Do you say Boruch Shepatrani for a girl at her Bas Mitzva? If not, why not?


The Yalkut Yosef says that it depends on the reason for saying the blessing:

  1. We say it because the boy will no longer be punished for the father's sins (and [underage] girls are punished the same way [underage] boys are).

  2. We say it because the father will no longer be punished for the boys sins (as he is no longer responsible to educate him). (And one is not obligated to educate girls to the same way as boys).

I don't remember his final conclusion, but (at least in the Chabad world), I have never heard of it being said by a bas-mitzva.

  • Sounds remarkably similar to the discussion in the teshuva that I referenced in my answer. I wonder if their conclusions match too? :) – Double AA Apr 24 '12 at 17:08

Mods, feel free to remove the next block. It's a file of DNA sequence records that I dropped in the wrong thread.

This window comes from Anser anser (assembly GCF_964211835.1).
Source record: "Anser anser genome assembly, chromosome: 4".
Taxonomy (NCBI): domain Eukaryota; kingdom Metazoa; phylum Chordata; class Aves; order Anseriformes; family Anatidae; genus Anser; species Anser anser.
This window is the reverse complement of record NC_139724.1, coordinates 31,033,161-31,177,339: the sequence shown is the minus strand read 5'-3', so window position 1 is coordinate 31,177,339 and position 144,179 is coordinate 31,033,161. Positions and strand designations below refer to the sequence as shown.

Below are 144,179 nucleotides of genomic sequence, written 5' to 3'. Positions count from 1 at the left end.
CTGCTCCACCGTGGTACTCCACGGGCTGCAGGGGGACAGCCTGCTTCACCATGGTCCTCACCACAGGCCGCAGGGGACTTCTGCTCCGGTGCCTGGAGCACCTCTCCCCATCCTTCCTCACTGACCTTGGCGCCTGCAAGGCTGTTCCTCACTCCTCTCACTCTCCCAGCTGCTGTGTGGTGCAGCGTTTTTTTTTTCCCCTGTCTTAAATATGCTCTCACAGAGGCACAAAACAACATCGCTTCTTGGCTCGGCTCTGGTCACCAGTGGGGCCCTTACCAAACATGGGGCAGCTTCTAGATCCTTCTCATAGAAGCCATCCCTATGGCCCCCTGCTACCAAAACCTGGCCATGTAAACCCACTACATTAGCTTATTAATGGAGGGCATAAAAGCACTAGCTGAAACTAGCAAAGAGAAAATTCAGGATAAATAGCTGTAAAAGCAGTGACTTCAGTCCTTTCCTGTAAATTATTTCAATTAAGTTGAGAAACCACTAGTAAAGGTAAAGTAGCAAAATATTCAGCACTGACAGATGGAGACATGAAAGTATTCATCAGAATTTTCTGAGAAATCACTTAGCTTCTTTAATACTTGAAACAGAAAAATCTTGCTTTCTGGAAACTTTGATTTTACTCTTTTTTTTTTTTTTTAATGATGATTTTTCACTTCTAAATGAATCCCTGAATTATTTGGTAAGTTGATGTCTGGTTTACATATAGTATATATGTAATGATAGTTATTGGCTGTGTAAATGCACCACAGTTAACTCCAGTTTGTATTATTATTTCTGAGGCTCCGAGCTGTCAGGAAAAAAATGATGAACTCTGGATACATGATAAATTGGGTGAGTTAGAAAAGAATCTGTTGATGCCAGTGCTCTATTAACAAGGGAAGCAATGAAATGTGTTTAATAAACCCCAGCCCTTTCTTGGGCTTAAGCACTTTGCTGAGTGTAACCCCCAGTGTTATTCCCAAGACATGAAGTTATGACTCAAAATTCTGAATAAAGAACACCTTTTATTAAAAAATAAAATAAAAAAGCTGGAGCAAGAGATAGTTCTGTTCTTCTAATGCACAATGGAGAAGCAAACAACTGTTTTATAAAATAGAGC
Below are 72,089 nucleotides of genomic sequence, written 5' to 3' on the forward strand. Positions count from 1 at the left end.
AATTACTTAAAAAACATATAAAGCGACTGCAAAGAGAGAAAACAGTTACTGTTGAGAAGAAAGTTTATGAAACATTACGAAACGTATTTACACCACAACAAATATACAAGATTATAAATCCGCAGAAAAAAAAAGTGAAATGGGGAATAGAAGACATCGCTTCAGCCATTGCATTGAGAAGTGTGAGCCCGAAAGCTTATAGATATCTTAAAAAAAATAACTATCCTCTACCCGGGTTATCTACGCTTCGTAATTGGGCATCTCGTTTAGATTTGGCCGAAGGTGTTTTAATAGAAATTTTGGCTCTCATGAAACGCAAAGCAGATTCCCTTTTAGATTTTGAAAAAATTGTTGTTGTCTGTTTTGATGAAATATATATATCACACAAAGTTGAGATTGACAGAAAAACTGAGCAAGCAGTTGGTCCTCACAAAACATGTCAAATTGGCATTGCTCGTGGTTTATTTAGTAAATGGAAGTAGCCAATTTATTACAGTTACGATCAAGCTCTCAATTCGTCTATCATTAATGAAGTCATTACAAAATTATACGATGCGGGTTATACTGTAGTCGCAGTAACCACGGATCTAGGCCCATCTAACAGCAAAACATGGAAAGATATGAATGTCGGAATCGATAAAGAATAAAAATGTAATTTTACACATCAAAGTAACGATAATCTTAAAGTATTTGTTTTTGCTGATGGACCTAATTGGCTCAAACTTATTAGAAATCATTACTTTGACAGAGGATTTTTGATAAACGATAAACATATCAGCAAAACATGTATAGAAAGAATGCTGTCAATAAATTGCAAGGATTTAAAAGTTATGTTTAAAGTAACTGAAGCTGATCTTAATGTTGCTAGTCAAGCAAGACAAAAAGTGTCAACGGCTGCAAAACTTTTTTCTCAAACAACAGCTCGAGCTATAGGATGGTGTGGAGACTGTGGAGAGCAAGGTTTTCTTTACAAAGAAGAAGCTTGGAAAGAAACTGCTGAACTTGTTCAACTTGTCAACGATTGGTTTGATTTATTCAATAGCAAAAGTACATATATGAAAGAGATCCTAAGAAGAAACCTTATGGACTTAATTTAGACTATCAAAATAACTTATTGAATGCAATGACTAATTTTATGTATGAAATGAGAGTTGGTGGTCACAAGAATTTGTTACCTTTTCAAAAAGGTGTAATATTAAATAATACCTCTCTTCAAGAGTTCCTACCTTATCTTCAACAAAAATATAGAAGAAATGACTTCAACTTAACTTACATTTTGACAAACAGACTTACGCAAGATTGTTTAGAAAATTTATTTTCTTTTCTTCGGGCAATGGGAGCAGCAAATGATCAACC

• @DoubleAA he references his father. I don't own a copy and neither does hebrewbooks. – Shmuel Brin Apr 24 '12 at 17:09
  • @DoubleAA and, IIRC, this sevara actually does come from his father, so you probably did see it. – Shmuel Brin Apr 24 '12 at 17:10

Rav Ovadya Yosef, in Yabia Omer 6 OC 29, writes that one should say the blessing (ברוך שפטרני מעונשה של זו) at the Bat Mitzva celebration without God's name, just as one should recite it without God's name at a boy's Bar Mitzva celebration.

  • Does Rav Yosef (cited in Double AA's answer) specify that the language for a bat mitzvah should conclude with של זאת? – Shemmy Apr 24 '12 at 22:17
  • @Shemmy The quoted lashon is straight out of his teshuva. – Double AA Apr 24 '12 at 22:34
  • Shut HaRav HaRashi #58 – Double AA Jan 16 '18 at 19:27

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